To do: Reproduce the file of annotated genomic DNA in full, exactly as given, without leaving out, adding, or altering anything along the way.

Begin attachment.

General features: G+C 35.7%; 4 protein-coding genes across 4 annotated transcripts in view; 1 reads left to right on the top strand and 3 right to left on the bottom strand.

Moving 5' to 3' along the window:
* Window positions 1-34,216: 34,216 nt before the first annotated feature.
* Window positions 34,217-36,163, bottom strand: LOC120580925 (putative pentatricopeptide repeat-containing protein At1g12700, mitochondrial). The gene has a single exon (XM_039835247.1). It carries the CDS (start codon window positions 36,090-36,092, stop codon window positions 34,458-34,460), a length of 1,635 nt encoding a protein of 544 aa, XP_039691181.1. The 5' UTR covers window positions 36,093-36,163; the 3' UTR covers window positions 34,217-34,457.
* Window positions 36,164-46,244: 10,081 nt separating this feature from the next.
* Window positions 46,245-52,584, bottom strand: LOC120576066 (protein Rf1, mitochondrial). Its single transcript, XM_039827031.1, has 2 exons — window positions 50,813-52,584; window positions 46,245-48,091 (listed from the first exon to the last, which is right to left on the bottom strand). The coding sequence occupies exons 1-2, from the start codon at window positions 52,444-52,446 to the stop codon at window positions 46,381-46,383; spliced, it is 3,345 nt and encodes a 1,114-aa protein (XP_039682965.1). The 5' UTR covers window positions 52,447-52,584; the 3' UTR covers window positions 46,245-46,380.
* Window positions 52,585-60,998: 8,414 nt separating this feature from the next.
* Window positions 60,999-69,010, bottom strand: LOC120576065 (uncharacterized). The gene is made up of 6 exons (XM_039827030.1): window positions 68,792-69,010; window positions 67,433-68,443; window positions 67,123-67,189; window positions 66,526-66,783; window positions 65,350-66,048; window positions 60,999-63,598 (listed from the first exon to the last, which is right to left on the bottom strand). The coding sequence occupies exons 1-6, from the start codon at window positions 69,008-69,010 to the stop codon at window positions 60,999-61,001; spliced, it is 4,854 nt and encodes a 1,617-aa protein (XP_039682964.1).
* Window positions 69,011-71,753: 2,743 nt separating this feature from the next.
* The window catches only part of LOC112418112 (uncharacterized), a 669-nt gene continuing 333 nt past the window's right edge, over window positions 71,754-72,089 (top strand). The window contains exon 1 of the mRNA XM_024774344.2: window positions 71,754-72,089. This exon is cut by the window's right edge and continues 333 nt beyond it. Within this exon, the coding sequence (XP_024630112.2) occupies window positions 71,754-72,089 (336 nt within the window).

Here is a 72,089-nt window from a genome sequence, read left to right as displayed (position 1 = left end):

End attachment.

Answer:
General features: G+C 35.7%; 4 protein-coding genes across 4 annotated transcripts in view; 1 reads left to right on the top strand and 3 right to left on the bottom strand.

Moving 5' to 3' along the window:
* Window positions 1-34,216: 34,216 nt before the first annotated feature.
* Window positions 34,217-36,163, bottom strand: LOC120580925 (putative pentatricopeptide repeat-containing protein At1g12700, mitochondrial). The gene has a single exon (XM_039835247.1). It carries the CDS (start codon window positions 36,090-36,092, stop codon window positions 34,458-34,460), a length of 1,635 nt encoding a protein of 544 aa, XP_039691181.1. The 5' UTR covers window positions 36,093-36,163; the 3' UTR covers window positions 34,217-34,457.
* Window positions 36,164-46,244: 10,081 nt separating this feature from the next.
* Window positions 46,245-52,584, bottom strand: LOC120576066 (protein Rf1, mitochondrial). Its single transcript, XM_039827031.1, has 2 exons — window positions 50,813-52,584; window positions 46,245-48,091 (listed from the first exon to the last, which is right to left on the bottom strand). The coding sequence occupies exons 1-2, from the start codon at window positions 52,444-52,446 to the stop codon at window positions 46,381-46,383; spliced, it is 3,345 nt and encodes a 1,114-aa protein (XP_039682965.1). The 5' UTR covers window positions 52,447-52,584; the 3' UTR covers window positions 46,245-46,380.
* Window positions 52,585-60,998: 8,414 nt separating this feature from the next.
* Window positions 60,999-69,010, bottom strand: LOC120576065 (uncharacterized). The gene is made up of 6 exons (XM_039827030.1): window positions 68,792-69,010; window positions 67,433-68,443; window positions 67,123-67,189; window positions 66,526-66,783; window positions 65,350-66,048; window positions 60,999-63,598 (listed from the first exon to the last, which is right to left on the bottom strand). The coding sequence occupies exons 1-6, from the start codon at window positions 69,008-69,010 to the stop codon at window positions 60,999-61,001; spliced, it is 4,854 nt and encodes a 1,617-aa protein (XP_039682964.1).
* Window positions 69,011-71,753: 2,743 nt separating this feature from the next.
* The window catches only part of LOC112418112 (uncharacterized), a 669-nt gene continuing 333 nt past the window's right edge, over window positions 71,754-72,089 (top strand). The window contains exon 1 of the mRNA XM_024774344.2: window positions 71,754-72,089. This exon is cut by the window's right edge and continues 333 nt beyond it. Within this exon, the coding sequence (XP_024630112.2) occupies window positions 71,754-72,089 (336 nt within the window).

Here is a 72,089-nt window from a genome sequence, read left to right as displayed (position 1 = left end):